3 Ways to Repair Your Fishing Rod on a Budget

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Many of you probably don’t know this about me, but I put in the work to equate to about two-thirds of a mechanical engineering degree in college. Then I did an internship for a year and realized there was no way I could spend the rest of my life inside 80 hours a week and retain my sanity. But even though I bailed on mechanical engineering, I did end up getting my masters in redneck engineering. Which I’ve found is far more useful in a pinch.

My main professor? My pops. He’s taught me all sorts of little life hacks, most relative to fishing. My uncles have also taught me a thing or two over the years that I’ve applied to fishing. And some of the engineering classes I took do spawn a quick fix idea of my own every now and then. The result of all that knowledge, you can’t look around mine or my dad’s boat for 30 seconds without finding something to pick up that’s been tinkered with.

While looking around the boat recently trying to come up with something to write about, I did just that. And the idea came to me to write about 3 ways to repair a rod on a budget. So let’s dive in.

Rod tip

If you break off just the last inch or two of your rod, you can usually slide a new tip on and salvage it. Or sometimes the insert will fall out of a tip or rod guide and it’s usually more effective just to replace the whole tip than it is to try to get a new insert to stay.

You can buy a little rod tip repair kit for a few bucks from any fishing store that comes with a tip and a little glue. But that tip is usually pretty big and bulky and dad and I both use rods with smaller guides these days. So we keep a bunch of old and broken rods around to use for spare parts.

If you have to remove the old tip to replace it, simply heat up the metal sleeve of the tip with a lighter and then you can slide it off with a set of needle-nose pliers. Make sure to gently scrape any leftover adhesive off with a knife or razor blade. If you’re working on a rod that lost a couple inches off the tip, you may have to carefully scuff the coating of the rod up a little for the tip to fit as the rod blank diameter increases in size the further down the rod you go.

Once the old rod is ready to receive the new tip, quickly apply a little super glue to tip of the rod blank and slide on the new tip. Take the butt of the rod in your hand and then look up the rod, lining all the guides up to ensure your new tip is straight in line with the other guides. Make any necessary adjustments. You’ll want to do all of this quickly as the super glue will set up quickly.

Line guide

To replace a guide, we go back to the junk pile. You want to find a guide that’s very close to the original, particularly for rods that have ascending sizes like spinning rods and some baitcasters now.

To remove the old guide from the good rod, take a razor blade and scrape the thread that was used to secure it. If you do this carefully from the guide side of the rod only, you’ll leave a little channel for the new guide to sit in perfectly. Remove the good guide from the old rod in the same fashion and then take a dab of super glue and the good guide and position it in the channel you created on the good rod.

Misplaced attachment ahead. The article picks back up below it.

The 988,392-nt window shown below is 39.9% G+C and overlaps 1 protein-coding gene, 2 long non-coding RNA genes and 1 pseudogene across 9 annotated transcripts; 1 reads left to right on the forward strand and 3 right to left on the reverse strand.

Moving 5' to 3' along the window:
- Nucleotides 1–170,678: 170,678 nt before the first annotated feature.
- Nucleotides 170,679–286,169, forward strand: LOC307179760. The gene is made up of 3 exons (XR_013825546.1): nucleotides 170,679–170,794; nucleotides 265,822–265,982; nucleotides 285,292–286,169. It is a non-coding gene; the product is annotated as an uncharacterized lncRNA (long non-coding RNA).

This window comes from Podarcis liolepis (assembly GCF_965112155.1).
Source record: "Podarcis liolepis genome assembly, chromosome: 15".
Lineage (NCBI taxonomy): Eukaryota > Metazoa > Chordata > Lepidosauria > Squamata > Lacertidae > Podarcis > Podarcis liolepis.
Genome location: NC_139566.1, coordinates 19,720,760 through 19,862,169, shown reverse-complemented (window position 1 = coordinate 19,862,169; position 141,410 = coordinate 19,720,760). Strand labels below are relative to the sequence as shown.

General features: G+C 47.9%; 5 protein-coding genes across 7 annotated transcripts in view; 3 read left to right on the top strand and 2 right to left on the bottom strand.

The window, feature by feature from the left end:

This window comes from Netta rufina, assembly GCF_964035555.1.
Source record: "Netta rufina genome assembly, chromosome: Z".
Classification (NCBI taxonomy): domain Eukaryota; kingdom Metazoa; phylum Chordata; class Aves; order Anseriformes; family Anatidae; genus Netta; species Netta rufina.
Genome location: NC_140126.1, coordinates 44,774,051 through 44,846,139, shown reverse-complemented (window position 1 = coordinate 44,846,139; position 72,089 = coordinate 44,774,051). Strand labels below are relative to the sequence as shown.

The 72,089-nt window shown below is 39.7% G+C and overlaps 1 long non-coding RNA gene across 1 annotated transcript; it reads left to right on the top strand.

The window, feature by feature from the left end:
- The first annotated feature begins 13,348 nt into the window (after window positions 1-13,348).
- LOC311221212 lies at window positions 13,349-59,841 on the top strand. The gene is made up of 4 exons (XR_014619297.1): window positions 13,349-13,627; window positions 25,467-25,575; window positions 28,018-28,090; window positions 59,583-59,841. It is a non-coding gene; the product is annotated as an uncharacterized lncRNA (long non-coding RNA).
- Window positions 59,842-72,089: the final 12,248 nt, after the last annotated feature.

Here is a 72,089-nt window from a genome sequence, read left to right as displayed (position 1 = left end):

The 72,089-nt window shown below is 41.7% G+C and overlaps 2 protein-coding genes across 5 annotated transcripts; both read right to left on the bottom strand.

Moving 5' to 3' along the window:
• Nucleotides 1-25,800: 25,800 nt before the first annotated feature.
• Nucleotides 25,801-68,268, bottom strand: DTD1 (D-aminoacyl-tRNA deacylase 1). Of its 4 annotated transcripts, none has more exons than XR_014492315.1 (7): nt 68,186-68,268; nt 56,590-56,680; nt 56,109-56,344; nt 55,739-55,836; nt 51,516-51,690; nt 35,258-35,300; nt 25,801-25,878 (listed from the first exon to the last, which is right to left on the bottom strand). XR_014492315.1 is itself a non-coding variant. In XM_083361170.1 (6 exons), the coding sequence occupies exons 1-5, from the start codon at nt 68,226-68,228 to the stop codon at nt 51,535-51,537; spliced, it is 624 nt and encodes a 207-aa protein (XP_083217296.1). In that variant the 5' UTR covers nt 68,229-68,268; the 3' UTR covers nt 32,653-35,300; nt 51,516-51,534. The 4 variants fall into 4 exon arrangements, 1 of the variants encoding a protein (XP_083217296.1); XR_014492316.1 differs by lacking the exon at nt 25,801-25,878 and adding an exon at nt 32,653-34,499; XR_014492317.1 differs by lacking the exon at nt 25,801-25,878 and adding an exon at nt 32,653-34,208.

Now, for darker rods lighter-pound test braided line works best for this next part. For white rods, my dad tried dental floss one day and it works just as good and looks a lot better. Basically tie a simple slip knot around the rod and then cinch it down around the little foot of the guide. Make a few wraps above and below the guide and then add another drop of super glue. Repeat this process a couple times and then tie and overhand knot and cinch that down. Do that a couple times to help hold the tag end down and then snip your line off as close to the rod as you can. Add another layer of super glue to hold the line in place and seal it in a sense. And then just let it dry. 

Hook keeper

Here’s one dad came up with recently. On rods with a broken hook keeper or rods that never had one at all, you can take an old rod guide and make one. You follow the same process laid out in the above section where we discussed replacing a rod guide. With the exception of using the old channel to locate the hook keeper since there won’t be one.

The best place to mount a hook keeper is just above the reel seat on the back of the rod blank. The only problem with this location is that sometimes your line may wrap around it on a cast or when trying to pop a snagged bait undone. A micro guide works really well if you can remove the insert, so you’re left with a pretty low-profile hook keeper with a large enough diameter hole to fit any size hook.

I recommend using a rod guide instead of a tip. If you have a broken rod for spare parts, you only have one tip and several guides to work with. The tip would work, but save it incase you need it later. Guides at times will also have a foot above and below the eyelet which will help secure the hook keeper and keep it from being pulled up and out like it would if you could only secure it from the bottom.

If you do have to use a tip or a rod guide that you can only secure from one side, flip it over so that the foot of the guide or tip points upward. Then the hook keeper will be secured from the topside and when you put a bait in it, the tension from the line won’t pull the hook keeper out.

So there’s you a little dose of redneck engineering 101. If you have a broken rod tip, guide or hook keeper in the future, now you’ll know how to quickly patch your rod up and get back after them.

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